Tuesday, March 29, 2011

So Many Beads So Little Time

The last couple of weeks I've had beads spread from one end of the carpet to the other, sorting, taking photos, and generally just being in a bit of bead heaven. I'm putting together something of a to do list. I've sorted beads into little baggies for photographing and organized containers into three categories. The first container holds beads that I'm planning on photographing. The second holds beads that I have photographed, but haven't processed the photos yet. And the third holds beads that have been photographed and processed.

Many beads don't make it from the second container to the third container because they don't look like they ought to in the photos, or I see some flaw with the macro lens that wasn't apparent to my naked eye. That bead will go into yet another container. It will go into the trash if it can't be refired (say there is a chip on it I didn't see), or it will go into a container for another glazing if I see a place where the glaze didn't take nicely. Sometimes the bead looks much prettier in the photos than they do in real life. These beads get set into my give away beads container. I also make a note not to use that particular glaze again with that particular clay. They are truly treasures.

However, most of the beads that don't make it into the third container go back into the first container to be rephotographed because they were blurry.

In my bead store I have about 20 listings that are expired, but they need to be rephotographed. So there they sit.  I have been rephotographing most of my store since early last year -- when I started rephotographing these I had a bit over 200 listings, so I've been steadily redoing my entire stock for almost a year, plus trying to put in new listings as well.  It's been a long haul.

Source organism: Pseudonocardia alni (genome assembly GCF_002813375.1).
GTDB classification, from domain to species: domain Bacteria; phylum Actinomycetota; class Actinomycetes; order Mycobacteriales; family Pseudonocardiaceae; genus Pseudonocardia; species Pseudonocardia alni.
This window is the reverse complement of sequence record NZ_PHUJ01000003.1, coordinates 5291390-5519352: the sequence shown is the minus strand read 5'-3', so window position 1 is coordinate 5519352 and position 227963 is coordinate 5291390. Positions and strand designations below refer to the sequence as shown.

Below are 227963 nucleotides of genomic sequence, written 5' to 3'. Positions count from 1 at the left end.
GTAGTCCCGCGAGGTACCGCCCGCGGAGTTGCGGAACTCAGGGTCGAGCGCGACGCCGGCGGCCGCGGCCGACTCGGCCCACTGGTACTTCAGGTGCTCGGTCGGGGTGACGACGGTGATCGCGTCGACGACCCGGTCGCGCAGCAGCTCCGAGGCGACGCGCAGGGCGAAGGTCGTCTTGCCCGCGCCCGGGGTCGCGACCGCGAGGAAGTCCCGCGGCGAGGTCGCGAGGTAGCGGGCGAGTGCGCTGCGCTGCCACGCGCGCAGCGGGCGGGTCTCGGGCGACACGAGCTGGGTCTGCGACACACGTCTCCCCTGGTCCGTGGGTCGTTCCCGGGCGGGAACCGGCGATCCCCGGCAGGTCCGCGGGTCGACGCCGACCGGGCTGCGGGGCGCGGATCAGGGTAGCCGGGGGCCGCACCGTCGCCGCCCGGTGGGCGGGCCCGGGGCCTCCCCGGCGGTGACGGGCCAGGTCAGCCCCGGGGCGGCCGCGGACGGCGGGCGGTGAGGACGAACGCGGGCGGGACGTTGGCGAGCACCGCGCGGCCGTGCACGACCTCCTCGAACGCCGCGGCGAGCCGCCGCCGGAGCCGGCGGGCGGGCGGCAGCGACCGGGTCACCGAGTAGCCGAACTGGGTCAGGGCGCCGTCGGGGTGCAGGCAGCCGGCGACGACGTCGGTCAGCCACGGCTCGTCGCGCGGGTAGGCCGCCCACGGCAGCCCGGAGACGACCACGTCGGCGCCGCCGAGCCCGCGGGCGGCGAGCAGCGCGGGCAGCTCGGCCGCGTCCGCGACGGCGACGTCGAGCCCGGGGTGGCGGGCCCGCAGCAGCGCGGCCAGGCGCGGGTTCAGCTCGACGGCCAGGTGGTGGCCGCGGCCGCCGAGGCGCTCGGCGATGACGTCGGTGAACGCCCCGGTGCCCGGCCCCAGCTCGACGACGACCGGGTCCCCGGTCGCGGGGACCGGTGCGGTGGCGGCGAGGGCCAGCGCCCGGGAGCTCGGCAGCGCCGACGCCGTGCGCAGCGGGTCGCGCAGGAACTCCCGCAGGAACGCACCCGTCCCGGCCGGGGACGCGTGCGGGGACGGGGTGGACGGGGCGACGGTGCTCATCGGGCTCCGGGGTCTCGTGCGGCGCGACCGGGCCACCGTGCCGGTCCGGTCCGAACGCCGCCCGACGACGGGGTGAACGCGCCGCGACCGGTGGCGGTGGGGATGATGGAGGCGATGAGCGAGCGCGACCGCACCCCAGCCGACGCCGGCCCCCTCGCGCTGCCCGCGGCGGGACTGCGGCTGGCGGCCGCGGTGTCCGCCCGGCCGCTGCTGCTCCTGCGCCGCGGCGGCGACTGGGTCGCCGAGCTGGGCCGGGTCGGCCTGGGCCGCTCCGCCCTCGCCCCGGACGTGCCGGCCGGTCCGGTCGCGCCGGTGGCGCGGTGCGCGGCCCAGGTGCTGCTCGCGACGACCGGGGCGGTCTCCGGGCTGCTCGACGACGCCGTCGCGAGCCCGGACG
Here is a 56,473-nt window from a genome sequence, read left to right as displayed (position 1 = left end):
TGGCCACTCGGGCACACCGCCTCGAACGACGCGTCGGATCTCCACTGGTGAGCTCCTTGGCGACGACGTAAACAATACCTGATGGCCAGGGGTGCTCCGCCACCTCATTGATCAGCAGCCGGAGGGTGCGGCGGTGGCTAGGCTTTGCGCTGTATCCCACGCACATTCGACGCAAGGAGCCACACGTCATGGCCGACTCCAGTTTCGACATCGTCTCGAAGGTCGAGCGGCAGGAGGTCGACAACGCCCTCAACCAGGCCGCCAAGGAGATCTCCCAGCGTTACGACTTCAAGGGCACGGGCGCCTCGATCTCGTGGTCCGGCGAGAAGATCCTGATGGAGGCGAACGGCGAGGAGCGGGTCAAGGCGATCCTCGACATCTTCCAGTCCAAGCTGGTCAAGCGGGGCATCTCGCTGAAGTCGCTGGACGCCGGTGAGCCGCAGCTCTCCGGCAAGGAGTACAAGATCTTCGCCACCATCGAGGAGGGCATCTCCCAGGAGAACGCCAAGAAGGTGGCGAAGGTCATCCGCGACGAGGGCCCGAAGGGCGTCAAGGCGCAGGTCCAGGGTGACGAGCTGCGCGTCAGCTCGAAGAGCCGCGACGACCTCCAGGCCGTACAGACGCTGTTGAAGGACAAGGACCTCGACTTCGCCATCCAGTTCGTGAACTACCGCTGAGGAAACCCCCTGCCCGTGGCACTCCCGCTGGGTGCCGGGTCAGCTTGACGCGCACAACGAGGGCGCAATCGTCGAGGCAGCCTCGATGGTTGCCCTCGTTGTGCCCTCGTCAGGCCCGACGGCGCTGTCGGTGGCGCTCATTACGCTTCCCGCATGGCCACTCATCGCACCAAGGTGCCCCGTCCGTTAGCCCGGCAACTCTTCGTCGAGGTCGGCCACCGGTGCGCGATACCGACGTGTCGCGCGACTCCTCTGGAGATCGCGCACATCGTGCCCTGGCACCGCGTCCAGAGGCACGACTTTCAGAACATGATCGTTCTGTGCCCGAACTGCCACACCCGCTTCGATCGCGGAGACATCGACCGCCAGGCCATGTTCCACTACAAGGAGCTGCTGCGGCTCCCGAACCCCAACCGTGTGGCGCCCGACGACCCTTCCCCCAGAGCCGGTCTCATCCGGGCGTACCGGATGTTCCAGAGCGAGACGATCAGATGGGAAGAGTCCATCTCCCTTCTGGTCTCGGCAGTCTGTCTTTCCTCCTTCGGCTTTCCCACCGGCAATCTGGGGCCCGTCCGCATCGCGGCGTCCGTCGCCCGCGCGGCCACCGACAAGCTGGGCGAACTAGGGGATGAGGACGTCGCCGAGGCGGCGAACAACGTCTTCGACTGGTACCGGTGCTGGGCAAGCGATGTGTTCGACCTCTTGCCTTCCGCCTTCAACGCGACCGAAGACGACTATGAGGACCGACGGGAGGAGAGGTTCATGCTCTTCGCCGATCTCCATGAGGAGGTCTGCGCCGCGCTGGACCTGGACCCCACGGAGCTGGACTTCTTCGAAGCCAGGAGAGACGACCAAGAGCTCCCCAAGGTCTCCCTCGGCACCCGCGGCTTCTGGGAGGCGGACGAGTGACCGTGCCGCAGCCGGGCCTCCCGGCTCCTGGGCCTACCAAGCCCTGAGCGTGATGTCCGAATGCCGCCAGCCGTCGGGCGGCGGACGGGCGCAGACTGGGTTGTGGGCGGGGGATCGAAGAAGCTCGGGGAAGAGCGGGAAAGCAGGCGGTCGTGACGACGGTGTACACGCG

Sometimes the simplest beads are the most fun to photograph.  The bead in the photo above has some good memories.  It is the last one in that series. It's just a plain Mayco turquoise cone 6 glaze on a white stoneware body. I don't know why they didn't come out shiny. They came out this wonderful matte color.  I think I had about a dozen to start with.  Some I put decals on, others I added a coat of clear to and refired.  It's all fun.

After I actually list the beads, I place them in huge hatboxes. I have ziplock bags of "2s" and "3's" and "4s", etc ... up to 12.   If I have similar beads, I write their listing numbers on a slip of paper and include it in their little baggy.  Then I can be certain I am sending the correct beads.

I love making beads. Thanks for letting me share my working day with you.


  1. Thanks for a glimpse into your process. As someone who's just (trying!) to get started, it's a lot of great info.

  2. OMgoodness...I'm hyperventilating as I read this! You throw them away? Natalie...I'll buy if imperfect; many times I can place a bead on the cross so any imperfections don't show. Let me know if I ever need to take something off your hands :)

  3. Thanks! :)

    Hey Cindi, I will start a special Cindi container just for you! I cull a few all year round ... I like where they will end up, too. You are now the official savior of my imperfect beads!